> dear Ted,
Well, 'orthodox' and 'sincere' or 'pious' are two different things. Pico, like Plethon in the 'On the Differences Between Plato and Aristotle' and everyone since who was interested in Plato (never mind kabbalah and natural magic!) had to argue, first and foremost, that this was 'orthodox' philosophy. Not whether it was true, pious, beneficial, etc. etc., but orthodox. I think it's clear that Pico thinks his kabbalah, natural magic, etc. lead to a more fundamentally Christian (that is, true) Christianity, but his problem was putting the idea over to the ORTHODOX.
What I'm saying is Pico sure seems to have thought he was "orthodox," although if you read his Apologia it seems clear that he has a difference of opinion about what philosophical doctrines are fair game for discussion. He appealed over the heads of his accusers because he didn't think they were a very good judge of orthodoxy, mistaking the doctrines of Aquinas for articles of faith.
>Could you please explain how, for Pico, angelology relates to contemplation?
In the Oration Pico says that we should imitate the contemplative life of the angels.
I'm arguing in my thesis that this is a consistent theme for him, which we also see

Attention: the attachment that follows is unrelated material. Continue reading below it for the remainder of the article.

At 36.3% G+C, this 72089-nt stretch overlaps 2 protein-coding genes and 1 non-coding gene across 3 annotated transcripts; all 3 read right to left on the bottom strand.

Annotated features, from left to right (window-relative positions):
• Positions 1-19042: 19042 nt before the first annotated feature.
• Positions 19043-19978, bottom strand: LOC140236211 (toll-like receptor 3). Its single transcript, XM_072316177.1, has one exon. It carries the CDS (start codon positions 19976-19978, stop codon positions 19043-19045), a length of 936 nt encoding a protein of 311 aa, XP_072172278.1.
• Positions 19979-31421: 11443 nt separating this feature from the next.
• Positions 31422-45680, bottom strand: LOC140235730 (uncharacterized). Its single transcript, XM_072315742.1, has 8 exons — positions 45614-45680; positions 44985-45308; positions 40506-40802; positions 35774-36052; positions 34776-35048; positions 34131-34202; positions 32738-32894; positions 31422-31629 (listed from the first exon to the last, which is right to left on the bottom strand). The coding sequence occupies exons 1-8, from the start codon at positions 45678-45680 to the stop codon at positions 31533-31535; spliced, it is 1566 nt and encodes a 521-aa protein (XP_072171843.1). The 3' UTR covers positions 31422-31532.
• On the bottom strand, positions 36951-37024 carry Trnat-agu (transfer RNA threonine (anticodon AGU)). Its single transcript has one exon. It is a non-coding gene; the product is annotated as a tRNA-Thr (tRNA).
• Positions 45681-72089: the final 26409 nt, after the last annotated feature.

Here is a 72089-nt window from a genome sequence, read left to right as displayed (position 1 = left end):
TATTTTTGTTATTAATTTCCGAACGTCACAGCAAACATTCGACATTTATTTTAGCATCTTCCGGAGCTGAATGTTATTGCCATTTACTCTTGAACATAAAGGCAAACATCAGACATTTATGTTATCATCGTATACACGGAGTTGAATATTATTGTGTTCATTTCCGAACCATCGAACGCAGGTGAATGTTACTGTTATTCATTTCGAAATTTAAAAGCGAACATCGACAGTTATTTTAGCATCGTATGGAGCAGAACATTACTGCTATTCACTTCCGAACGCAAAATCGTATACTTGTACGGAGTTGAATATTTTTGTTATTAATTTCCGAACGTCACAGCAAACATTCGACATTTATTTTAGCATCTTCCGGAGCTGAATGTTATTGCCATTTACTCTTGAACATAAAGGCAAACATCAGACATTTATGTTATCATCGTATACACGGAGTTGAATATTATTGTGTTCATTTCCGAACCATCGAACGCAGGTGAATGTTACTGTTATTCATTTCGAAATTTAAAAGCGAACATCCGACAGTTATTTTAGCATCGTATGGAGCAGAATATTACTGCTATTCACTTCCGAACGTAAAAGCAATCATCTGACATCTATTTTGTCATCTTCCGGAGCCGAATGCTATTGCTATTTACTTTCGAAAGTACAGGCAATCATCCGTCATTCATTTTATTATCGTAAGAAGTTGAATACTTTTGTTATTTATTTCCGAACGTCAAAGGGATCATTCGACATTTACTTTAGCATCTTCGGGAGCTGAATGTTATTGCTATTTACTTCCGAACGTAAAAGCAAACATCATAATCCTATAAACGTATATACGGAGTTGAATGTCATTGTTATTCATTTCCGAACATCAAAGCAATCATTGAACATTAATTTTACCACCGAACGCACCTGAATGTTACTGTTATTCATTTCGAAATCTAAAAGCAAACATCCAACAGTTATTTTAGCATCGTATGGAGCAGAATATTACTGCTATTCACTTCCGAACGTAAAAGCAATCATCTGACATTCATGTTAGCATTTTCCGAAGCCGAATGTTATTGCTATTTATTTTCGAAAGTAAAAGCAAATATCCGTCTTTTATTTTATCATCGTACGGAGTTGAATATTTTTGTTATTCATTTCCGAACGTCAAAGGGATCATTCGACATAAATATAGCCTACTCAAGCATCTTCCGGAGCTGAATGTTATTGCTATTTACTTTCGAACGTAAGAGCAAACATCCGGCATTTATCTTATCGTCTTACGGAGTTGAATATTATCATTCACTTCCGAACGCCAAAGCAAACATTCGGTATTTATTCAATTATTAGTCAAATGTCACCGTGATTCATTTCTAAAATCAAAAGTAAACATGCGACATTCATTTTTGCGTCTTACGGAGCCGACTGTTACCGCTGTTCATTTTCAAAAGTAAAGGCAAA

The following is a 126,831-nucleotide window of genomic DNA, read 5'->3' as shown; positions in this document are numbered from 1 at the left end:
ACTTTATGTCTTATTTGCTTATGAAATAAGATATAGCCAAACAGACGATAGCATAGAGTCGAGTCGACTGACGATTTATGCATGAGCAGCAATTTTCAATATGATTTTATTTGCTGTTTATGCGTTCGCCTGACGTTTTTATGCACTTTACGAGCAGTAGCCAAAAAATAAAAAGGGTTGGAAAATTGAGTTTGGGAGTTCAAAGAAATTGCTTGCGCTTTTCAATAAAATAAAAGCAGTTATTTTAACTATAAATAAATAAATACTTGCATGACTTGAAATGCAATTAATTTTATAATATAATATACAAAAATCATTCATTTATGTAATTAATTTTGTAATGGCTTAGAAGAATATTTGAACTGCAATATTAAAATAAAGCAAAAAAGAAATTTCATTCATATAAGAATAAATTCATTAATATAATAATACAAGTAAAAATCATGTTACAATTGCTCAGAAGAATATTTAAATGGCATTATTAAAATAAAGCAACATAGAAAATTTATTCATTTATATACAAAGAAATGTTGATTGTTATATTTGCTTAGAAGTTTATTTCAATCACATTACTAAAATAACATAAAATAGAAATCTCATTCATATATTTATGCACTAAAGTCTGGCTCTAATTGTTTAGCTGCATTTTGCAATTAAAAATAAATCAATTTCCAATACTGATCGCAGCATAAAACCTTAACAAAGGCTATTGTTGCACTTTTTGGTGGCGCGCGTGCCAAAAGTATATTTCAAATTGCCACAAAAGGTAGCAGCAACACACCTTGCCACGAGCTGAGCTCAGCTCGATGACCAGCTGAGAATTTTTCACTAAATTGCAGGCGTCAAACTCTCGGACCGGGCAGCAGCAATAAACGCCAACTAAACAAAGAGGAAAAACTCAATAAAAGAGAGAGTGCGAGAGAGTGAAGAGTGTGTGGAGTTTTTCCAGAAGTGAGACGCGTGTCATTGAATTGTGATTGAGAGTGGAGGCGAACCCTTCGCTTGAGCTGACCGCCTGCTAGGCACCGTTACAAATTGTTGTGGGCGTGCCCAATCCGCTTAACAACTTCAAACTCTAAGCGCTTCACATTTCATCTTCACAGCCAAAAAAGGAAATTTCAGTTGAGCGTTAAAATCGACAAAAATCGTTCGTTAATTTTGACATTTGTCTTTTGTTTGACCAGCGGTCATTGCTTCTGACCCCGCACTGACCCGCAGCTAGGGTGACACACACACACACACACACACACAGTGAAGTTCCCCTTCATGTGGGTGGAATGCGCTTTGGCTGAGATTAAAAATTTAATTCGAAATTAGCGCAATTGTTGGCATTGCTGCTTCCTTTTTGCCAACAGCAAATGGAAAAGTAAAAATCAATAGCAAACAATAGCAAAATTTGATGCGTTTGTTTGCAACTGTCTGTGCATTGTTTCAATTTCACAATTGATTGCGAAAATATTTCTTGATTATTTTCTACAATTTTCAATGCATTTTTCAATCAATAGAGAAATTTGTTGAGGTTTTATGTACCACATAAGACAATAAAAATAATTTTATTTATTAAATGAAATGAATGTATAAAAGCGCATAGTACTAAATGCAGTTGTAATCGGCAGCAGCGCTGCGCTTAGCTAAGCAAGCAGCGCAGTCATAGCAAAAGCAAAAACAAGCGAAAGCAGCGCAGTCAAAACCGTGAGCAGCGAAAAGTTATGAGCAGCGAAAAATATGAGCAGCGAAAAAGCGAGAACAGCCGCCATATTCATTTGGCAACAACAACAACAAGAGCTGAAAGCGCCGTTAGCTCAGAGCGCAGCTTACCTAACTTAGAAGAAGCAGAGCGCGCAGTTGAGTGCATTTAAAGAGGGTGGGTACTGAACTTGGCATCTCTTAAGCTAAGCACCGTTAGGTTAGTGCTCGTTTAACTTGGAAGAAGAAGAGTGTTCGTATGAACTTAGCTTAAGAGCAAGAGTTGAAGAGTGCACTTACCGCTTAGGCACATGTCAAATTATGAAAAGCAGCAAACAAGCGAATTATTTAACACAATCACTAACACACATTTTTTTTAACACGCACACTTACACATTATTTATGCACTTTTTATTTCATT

developed in Commento, Heptaplus, and De Ente ("the life of the angels is not perfect")
>Thanks for the reply. So he doesn't, as far as you know, consider angels as mediators or otherwise instrumental in human contemplation, inspiration, etc. -- i.e., in a role of 'messengers')?
Following Dionysius and Aquinas Pico sees the angels as playing a role in human contemplation
by illuminating them. In his Disputations he argues that this is the influence we should be looking
at, rather than the influence of planetary bodies. But I don't think Pico is trying to conjure or invoke angels with his "Kabbalah and Magic," which he rarely discusses in conjunction with angelology.
The jury is still out on Pico's epistemology, which in the 900 Conclusions seems to be playing with the idea that humans have an "angelic part" of the soul that is higher than reason, which some have argued makes him anti-scholastic while others point out that his theory is contradictory and confused.
One thing that I find interesting (and I hope to hear from Professor Allen about this) -- angels play a central role in Pico's writing and apparently his spirituality, whereas for Ficino the angel is "absent" in the sense that it doesn't play such a central role. Seems like this contrast is worth further study.